14 June 2011
The Department of Science and Technology and Microsoft South Africa have signed a memorandum of understanding that will see the two fast-tracking high-performance computing, human capital and enterprise development in the country.
According to Science and Technology Director-General Phil Mjwara and Microsoft South Africa MD Mteto Nyati, the deal will pave the way for foreign direct investment in research and development and harness existing ICT skills programmes to support knowledge-generating capacity.
The focus of the partnership is on increasing participation by students from previously disadvantaged backgrounds.
“We also plan to jointly establish world-class research infrastructure with relevant science councils and higher education institutions,” said Mjwara, following the signing in Pretoria this week. “We now have a dedicated framework to help us determine what space in the ICT value chain would be best served by public-private partnerships.”
Growth through ICT
The department and multinational private sector partners have a solid framework against which to quality-check projects in which they are engaged together.
“As our local programmes are designed to help government address its five key priorities especially skills, jobs and rural access partnering with the DST will better coordinate our efforts to create an enabling environment for growth through ICT,” Nyati said, adding that the intervention will expose students and learners to innovation and business skills early on during their studies.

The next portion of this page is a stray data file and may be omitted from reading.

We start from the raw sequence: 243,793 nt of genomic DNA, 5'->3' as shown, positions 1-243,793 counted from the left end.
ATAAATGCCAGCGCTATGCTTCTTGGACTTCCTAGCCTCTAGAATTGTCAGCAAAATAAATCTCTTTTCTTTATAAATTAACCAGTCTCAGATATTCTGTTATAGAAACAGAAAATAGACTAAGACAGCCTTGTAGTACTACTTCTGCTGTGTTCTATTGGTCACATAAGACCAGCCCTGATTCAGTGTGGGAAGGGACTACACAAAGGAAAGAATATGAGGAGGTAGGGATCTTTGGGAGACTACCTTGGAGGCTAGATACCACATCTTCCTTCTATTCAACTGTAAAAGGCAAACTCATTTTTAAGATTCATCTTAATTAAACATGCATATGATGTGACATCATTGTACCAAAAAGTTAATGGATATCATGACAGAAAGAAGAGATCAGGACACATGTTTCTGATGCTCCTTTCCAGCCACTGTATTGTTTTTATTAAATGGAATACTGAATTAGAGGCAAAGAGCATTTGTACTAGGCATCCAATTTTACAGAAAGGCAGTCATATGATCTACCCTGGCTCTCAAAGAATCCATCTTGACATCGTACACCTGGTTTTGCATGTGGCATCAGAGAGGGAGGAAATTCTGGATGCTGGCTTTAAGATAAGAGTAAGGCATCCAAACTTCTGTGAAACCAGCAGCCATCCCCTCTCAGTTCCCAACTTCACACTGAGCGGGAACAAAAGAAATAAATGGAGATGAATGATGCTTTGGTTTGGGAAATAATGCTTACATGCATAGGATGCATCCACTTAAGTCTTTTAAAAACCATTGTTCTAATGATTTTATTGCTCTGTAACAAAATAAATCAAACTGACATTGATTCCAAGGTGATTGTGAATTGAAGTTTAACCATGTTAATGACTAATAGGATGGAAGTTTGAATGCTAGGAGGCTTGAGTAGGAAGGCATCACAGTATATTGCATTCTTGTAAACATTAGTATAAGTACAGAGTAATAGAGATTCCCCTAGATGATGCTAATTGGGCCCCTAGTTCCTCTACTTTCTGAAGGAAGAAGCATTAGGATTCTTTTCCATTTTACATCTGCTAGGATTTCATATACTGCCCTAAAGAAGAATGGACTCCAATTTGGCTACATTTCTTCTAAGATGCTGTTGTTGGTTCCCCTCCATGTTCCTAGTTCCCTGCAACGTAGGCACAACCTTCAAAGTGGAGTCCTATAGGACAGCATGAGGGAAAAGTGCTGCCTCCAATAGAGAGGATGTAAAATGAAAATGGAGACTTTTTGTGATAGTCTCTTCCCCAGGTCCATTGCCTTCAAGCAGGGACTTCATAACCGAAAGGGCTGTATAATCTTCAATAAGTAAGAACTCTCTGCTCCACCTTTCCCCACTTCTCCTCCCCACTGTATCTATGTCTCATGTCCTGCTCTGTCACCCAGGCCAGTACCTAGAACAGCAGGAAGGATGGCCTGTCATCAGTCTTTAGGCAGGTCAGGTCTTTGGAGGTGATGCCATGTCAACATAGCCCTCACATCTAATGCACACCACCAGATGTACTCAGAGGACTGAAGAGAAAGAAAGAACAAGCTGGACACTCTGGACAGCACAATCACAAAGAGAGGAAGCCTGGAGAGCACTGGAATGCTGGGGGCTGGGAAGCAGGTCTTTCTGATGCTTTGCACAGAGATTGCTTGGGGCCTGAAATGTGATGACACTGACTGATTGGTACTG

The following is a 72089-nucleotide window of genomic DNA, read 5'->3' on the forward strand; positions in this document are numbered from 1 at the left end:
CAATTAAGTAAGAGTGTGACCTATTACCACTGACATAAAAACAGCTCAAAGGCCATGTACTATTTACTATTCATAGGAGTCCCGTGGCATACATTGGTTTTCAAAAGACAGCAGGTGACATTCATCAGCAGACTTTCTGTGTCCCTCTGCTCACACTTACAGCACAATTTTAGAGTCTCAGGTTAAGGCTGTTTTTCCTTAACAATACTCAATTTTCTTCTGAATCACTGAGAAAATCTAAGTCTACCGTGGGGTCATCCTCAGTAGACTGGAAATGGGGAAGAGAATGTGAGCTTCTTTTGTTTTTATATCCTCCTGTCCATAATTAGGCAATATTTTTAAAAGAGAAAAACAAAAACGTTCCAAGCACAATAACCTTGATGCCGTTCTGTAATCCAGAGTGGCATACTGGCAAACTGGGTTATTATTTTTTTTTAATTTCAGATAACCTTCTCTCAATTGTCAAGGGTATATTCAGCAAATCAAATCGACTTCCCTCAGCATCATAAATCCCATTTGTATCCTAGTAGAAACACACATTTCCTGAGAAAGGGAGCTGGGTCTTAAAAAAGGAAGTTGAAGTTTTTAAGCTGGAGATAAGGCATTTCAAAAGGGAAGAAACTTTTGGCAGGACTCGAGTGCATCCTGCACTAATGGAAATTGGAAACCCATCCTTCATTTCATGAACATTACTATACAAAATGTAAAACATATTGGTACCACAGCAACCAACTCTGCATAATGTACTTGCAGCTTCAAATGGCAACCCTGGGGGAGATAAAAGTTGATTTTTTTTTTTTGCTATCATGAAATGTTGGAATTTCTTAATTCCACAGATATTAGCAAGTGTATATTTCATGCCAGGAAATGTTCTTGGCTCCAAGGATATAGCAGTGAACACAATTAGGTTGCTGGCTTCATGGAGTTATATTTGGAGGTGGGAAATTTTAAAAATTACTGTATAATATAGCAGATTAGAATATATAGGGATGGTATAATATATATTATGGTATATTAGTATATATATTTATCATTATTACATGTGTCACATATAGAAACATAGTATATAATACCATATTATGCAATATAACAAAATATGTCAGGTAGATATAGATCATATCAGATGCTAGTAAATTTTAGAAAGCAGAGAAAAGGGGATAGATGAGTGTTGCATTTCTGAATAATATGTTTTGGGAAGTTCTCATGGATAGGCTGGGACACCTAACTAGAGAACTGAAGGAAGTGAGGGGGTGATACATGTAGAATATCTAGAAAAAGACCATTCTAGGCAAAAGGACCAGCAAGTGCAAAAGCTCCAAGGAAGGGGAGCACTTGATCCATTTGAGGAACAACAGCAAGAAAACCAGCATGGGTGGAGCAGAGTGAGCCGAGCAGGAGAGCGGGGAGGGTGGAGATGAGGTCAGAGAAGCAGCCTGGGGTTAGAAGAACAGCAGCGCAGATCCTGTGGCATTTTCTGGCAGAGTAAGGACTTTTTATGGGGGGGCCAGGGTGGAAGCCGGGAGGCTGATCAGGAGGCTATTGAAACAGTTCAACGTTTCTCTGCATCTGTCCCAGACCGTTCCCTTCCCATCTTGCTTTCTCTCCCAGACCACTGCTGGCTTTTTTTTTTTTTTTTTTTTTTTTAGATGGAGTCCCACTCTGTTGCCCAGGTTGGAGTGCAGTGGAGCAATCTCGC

“The students will be further provided with opportunities to use their creativity, passion and knowledge of technology to help solve real-world global challenges and see that they can make a difference in the world.”
Key work competencies
Nyati explained that the goal of the programme is to give students the key work competencies they will need to excel in future: “To date, 350 employer partners and 15 training providers, academic institutions and NGOs have partnered with the programme,” he said.
“The department’s backing should encourage more corporates to share in the obligation of reducing unemployment among the youth by supporting technology and business-related graduates.”